By Daphne Simpkins
A steady stream of well-wishers greeted the
couple, attempting the awkward task of offering
congratulations on the recent wedding while simultaneously
offering words of sincere concern. I watched our mutual
friends move through the room, making their way to pay their
gentle respects to this sick bride, to embrace her,
respectful of that side of her weakened now by muscle loss
and radiation burns.
Her bodyguard remained poised behind her, silent, eyes
disciplined and deliberately opaque so that no one could
read his mind and see....what?
My eyes used to hide the secret life a caregiver lives.
It is one of disciplined optimism. Of ready service.
Of fear and hope living side by side. Of being terribly
alone while always in the company of someone who was going
to die no matter what I did as his caregiver.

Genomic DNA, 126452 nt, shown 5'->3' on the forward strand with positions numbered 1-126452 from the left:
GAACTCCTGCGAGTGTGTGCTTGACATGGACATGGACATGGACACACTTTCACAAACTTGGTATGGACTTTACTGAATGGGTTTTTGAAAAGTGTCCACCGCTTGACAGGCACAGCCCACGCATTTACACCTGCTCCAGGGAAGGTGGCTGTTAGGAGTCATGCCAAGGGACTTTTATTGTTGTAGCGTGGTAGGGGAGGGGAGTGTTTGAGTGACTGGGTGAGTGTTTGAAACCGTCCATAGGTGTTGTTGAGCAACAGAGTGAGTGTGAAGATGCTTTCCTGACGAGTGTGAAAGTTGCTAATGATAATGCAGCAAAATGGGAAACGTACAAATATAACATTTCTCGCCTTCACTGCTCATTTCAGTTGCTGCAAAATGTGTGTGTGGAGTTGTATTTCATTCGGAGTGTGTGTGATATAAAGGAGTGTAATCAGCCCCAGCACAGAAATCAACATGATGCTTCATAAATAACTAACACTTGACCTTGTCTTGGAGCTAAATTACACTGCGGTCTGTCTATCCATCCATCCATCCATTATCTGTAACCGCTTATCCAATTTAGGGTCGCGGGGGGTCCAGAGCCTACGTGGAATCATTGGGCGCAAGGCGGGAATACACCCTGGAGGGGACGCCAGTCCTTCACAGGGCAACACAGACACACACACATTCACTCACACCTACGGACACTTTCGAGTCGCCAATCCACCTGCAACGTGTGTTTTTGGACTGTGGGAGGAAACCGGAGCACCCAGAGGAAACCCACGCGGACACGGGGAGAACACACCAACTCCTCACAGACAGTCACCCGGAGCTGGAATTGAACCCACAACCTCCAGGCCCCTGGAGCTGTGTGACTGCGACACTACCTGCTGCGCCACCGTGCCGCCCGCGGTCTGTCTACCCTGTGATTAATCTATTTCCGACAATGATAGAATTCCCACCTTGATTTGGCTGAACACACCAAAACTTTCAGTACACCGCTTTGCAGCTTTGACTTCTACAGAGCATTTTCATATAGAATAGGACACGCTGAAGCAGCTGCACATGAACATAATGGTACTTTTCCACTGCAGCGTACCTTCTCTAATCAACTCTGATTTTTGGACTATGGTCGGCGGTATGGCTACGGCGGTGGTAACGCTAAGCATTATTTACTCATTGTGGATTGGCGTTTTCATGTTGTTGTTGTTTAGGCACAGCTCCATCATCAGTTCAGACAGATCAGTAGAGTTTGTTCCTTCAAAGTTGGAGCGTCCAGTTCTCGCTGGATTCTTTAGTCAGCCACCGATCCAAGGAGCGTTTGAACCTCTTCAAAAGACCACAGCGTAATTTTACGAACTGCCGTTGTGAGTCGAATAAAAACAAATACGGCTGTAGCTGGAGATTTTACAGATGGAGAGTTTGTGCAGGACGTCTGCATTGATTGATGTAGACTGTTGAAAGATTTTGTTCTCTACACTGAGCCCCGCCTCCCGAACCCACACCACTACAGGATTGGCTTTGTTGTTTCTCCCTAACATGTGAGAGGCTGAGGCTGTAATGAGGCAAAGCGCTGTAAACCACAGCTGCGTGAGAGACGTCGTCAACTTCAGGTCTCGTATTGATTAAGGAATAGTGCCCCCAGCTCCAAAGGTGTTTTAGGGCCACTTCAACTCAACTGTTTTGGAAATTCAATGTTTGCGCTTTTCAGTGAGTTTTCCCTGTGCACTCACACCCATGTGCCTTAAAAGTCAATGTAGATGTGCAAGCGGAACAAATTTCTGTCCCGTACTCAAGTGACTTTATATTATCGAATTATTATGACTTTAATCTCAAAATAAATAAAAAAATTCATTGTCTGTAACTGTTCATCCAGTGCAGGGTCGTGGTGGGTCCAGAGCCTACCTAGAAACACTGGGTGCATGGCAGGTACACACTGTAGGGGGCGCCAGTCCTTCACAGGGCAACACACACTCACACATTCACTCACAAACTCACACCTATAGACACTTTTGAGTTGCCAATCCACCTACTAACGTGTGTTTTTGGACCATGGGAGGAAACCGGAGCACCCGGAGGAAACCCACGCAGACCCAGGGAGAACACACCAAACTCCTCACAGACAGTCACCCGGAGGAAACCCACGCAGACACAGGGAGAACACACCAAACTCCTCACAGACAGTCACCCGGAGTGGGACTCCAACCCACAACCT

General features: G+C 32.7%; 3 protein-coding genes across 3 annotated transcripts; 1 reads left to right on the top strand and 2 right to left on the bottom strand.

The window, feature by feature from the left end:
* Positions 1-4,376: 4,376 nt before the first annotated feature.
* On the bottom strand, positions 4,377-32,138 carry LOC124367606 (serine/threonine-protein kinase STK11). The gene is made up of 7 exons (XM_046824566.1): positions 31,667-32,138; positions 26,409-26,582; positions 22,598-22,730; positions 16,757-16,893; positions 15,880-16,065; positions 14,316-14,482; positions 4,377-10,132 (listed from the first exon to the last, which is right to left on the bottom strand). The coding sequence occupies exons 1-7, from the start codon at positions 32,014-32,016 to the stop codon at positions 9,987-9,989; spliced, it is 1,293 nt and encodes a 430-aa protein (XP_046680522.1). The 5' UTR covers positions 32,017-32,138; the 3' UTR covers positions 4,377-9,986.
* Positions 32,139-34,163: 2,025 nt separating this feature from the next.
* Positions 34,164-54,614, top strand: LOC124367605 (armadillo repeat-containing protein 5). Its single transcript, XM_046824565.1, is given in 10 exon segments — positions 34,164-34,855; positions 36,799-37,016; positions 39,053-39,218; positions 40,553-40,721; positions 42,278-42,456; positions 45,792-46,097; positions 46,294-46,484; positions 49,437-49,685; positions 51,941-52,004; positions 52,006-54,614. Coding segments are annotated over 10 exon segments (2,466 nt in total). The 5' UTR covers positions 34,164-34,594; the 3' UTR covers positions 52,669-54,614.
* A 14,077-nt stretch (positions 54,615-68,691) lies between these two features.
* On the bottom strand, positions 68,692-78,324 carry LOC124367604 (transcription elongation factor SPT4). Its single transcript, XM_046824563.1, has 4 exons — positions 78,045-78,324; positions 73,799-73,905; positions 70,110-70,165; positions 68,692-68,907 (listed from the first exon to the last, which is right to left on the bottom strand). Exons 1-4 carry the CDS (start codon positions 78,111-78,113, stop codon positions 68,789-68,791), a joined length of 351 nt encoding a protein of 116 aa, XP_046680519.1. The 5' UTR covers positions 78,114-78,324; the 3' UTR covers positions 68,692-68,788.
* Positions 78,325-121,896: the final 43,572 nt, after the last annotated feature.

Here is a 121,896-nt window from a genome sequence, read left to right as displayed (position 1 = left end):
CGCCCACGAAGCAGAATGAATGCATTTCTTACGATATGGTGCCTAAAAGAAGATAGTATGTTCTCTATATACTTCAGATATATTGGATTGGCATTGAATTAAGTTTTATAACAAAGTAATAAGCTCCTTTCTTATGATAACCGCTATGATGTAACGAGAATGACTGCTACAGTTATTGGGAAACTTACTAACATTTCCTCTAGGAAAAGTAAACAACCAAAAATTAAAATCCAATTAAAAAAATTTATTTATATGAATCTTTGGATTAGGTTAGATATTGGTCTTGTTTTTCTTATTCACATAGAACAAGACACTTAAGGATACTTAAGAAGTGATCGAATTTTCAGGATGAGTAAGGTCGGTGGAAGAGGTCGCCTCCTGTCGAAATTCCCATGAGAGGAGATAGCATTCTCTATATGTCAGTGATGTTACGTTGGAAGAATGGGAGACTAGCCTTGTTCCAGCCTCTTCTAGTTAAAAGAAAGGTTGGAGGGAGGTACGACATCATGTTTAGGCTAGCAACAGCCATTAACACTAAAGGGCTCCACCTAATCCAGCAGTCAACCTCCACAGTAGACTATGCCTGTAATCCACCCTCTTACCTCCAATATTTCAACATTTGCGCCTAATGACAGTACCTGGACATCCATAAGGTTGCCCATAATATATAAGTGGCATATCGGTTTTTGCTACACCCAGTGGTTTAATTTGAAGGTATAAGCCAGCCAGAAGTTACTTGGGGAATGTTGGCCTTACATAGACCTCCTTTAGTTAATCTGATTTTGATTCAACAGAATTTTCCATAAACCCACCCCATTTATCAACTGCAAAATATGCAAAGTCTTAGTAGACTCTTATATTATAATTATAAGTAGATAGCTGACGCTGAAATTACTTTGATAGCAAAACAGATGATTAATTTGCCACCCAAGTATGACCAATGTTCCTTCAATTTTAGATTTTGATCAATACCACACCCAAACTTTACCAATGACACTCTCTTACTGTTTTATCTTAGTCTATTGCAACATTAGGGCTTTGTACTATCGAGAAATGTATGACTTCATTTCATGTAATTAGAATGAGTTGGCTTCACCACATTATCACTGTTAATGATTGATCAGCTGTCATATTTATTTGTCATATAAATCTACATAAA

This caregiver had a more promising future, I thought.
His wife’s prognosis was good. Whenever possible, one or the
other of them said to anyone listening, “Get that mammogram.
It’s life or death. We caught it early.” Her
treatments were working. And they had a network of
friends who supported them. Those were the facts.
But was he still afraid? Did he have job pressures as
he juggled caregiving with making a living that supported
him and his wife? Did he feel all alone, though as a
caregiver, he was rarely alone?
The buffet dinner was finally ready and we all rose.
His patient moved serenely through the crowd, a bride
welcoming the guests at the reception. He followed
her, nodding as others assured her that she looked great.
She fixed her own plate, adding spoonfuls of this and that,
and I saw him watch and take deep breaths as she took more
food. ‘Good, good. Eat more,’ he thought. ‘Eat
as much as you can.’
He forgot to make his own plate as he followed her. He
smiled appropriately at friends who patted her or nodded
some silent intention of good will toward him, but the smile
never made it to his eyes. Compliments brought the bride
closer to him, however. She leaned gratefully toward
her husband, patted his chest and called him her hero.
The look in his eyes remained the same.